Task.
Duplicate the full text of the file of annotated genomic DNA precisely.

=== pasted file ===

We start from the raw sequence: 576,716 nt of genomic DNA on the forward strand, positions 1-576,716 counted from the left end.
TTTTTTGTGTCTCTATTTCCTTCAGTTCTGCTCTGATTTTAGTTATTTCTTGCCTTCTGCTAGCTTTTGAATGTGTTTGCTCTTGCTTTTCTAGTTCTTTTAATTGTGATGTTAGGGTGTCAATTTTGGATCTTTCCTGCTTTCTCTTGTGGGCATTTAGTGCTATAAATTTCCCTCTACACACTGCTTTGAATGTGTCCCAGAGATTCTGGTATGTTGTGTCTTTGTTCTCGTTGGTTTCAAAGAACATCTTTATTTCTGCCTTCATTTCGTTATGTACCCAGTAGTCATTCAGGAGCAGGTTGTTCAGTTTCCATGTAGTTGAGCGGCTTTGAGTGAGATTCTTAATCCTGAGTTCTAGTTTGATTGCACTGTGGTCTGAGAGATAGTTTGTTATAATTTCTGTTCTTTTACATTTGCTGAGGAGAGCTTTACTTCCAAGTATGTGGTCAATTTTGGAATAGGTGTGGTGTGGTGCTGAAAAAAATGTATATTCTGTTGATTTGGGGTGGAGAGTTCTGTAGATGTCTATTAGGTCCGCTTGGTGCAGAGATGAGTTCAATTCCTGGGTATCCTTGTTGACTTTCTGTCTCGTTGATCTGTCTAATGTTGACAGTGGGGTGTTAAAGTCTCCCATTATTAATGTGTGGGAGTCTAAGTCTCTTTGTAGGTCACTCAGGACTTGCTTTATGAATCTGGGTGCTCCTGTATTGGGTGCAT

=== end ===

We start from the raw sequence: 576,716 nt of genomic DNA on the forward strand, positions 1-576,716 counted from the left end.
TTTTTTGTGTCTCTATTTCCTTCAGTTCTGCTCTGATTTTAGTTATTTCTTGCCTTCTGCTAGCTTTTGAATGTGTTTGCTCTTGCTTTTCTAGTTCTTTTAATTGTGATGTTAGGGTGTCAATTTTGGATCTTTCCTGCTTTCTCTTGTGGGCATTTAGTGCTATAAATTTCCCTCTACACACTGCTTTGAATGTGTCCCAGAGATTCTGGTATGTTGTGTCTTTGTTCTCGTTGGTTTCAAAGAACATCTTTATTTCTGCCTTCATTTCGTTATGTACCCAGTAGTCATTCAGGAGCAGGTTGTTCAGTTTCCATGTAGTTGAGCGGCTTTGAGTGAGATTCTTAATCCTGAGTTCTAGTTTGATTGCACTGTGGTCTGAGAGATAGTTTGTTATAATTTCTGTTCTTTTACATTTGCTGAGGAGAGCTTTACTTCCAAGTATGTGGTCAATTTTGGAATAGGTGTGGTGTGGTGCTGAAAAAAATGTATATTCTGTTGATTTGGGGTGGAGAGTTCTGTAGATGTCTATTAGGTCCGCTTGGTGCAGAGATGAGTTCAATTCCTGGGTATCCTTGTTGACTTTCTGTCTCGTTGATCTGTCTAATGTTGACAGTGGGGTGTTAAAGTCTCCCATTATTAATGTGTGGGAGTCTAAGTCTCTTTGTAGGTCACTCAGGACTTGCTTTATGAATCTGGGTGCTCCTGTATTGGGTGCAT